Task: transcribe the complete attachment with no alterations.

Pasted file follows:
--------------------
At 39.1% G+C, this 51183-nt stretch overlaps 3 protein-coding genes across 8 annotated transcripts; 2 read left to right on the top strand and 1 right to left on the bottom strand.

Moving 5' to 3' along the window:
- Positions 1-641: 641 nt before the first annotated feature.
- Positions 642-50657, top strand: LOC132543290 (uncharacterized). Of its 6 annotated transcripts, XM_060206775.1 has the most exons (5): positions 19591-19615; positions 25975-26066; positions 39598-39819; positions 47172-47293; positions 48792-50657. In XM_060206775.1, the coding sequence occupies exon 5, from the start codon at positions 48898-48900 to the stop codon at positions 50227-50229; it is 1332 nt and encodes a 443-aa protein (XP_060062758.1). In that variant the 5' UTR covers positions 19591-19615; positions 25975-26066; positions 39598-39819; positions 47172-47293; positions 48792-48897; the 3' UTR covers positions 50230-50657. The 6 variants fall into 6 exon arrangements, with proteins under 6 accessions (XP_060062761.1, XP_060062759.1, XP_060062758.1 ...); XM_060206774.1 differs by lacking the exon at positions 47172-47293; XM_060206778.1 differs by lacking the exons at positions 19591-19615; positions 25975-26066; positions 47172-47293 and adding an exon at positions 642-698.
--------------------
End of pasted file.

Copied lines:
At 39.1% G+C, this 51183-nt stretch overlaps 3 protein-coding genes across 8 annotated transcripts; 2 read left to right on the top strand and 1 right to left on the bottom strand.

Moving 5' to 3' along the window:
- Positions 1-641: 641 nt before the first annotated feature.
- Positions 642-50657, top strand: LOC132543290 (uncharacterized). Of its 6 annotated transcripts, XM_060206775.1 has the most exons (5): positions 19591-19615; positions 25975-26066; positions 39598-39819; positions 47172-47293; positions 48792-50657. In XM_060206775.1, the coding sequence occupies exon 5, from the start codon at positions 48898-48900 to the stop codon at positions 50227-50229; it is 1332 nt and encodes a 443-aa protein (XP_060062758.1). In that variant the 5' UTR covers positions 19591-19615; positions 25975-26066; positions 39598-39819; positions 47172-47293; positions 48792-48897; the 3' UTR covers positions 50230-50657. The 6 variants fall into 6 exon arrangements, with proteins under 6 accessions (XP_060062761.1, XP_060062759.1, XP_060062758.1 ...); XM_060206774.1 differs by lacking the exon at positions 47172-47293; XM_060206778.1 differs by lacking the exons at positions 19591-19615; positions 25975-26066; positions 47172-47293 and adding an exon at positions 642-698.